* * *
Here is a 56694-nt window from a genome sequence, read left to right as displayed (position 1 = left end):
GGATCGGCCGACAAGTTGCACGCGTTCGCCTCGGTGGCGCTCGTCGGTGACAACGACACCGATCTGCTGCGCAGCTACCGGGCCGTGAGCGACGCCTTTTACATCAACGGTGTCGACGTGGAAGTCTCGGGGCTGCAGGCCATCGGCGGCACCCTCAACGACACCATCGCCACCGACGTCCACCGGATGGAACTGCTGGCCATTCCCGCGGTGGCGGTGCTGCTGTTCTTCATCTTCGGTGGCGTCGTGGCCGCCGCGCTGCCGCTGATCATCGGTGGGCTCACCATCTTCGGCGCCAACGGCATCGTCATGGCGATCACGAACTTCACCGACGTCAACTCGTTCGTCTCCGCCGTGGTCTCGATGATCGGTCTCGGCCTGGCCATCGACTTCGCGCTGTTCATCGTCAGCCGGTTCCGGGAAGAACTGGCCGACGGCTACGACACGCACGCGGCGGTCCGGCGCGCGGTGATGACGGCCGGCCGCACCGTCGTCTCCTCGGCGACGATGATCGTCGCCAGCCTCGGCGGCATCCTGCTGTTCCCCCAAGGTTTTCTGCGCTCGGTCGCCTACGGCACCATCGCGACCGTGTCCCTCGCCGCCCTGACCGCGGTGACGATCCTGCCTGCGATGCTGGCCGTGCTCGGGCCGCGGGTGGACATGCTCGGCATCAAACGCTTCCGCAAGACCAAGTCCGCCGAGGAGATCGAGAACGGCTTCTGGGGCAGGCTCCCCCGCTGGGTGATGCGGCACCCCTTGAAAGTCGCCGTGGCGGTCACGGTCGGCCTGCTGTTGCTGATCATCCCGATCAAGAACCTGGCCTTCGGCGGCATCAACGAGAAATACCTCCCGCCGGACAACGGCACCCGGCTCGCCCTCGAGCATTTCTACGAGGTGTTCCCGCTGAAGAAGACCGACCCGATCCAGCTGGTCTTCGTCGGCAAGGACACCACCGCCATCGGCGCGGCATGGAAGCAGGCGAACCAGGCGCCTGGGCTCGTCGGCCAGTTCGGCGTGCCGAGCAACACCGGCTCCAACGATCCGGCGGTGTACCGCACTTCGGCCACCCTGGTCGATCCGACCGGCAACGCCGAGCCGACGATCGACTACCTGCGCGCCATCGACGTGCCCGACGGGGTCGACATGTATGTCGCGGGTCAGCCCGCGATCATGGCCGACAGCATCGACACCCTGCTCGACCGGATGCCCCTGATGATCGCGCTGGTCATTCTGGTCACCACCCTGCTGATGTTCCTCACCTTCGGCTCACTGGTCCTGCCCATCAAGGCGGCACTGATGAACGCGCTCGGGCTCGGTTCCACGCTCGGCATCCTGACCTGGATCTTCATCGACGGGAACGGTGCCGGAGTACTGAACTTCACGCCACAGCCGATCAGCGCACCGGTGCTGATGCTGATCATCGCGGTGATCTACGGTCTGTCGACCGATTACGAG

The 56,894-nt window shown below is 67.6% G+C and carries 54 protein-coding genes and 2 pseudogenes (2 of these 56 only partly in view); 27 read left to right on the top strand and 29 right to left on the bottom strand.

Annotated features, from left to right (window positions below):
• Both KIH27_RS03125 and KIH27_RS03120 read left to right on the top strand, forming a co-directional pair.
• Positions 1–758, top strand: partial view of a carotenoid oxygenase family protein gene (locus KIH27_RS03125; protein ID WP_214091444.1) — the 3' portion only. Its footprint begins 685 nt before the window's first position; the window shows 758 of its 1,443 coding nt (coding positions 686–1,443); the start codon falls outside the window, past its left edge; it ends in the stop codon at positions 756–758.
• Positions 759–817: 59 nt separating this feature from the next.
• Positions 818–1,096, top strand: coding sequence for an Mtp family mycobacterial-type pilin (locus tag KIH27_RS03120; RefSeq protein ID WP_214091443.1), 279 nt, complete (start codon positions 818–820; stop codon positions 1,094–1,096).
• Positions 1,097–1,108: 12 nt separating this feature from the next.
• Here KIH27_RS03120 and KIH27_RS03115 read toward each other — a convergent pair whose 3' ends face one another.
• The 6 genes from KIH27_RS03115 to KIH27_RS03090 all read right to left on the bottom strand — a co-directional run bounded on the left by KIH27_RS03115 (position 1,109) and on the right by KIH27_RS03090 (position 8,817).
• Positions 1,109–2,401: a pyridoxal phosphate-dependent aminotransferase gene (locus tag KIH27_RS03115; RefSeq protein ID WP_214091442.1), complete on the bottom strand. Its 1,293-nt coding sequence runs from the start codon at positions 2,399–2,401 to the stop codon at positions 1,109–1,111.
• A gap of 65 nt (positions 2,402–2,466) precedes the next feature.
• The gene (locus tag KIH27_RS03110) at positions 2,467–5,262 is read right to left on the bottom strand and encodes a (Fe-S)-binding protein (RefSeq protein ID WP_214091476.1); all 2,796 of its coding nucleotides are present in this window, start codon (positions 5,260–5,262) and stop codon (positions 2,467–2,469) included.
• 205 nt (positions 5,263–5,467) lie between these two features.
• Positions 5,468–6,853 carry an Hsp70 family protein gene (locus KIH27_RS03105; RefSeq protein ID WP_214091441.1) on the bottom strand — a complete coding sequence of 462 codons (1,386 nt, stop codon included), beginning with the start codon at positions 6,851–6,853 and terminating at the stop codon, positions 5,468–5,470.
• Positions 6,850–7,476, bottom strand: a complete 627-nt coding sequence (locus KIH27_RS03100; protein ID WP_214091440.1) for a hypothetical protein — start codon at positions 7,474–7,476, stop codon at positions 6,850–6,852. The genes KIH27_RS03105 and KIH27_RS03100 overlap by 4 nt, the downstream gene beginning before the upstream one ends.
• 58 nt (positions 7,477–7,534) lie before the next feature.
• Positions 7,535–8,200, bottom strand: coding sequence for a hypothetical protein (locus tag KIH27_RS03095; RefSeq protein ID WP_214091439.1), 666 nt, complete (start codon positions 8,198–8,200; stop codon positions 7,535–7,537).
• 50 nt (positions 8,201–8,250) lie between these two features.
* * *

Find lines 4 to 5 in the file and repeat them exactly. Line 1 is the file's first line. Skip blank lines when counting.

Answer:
Annotated features, from left to right (window positions below):
• Both KIH27_RS03125 and KIH27_RS03120 read left to right on the top strand, forming a co-directional pair.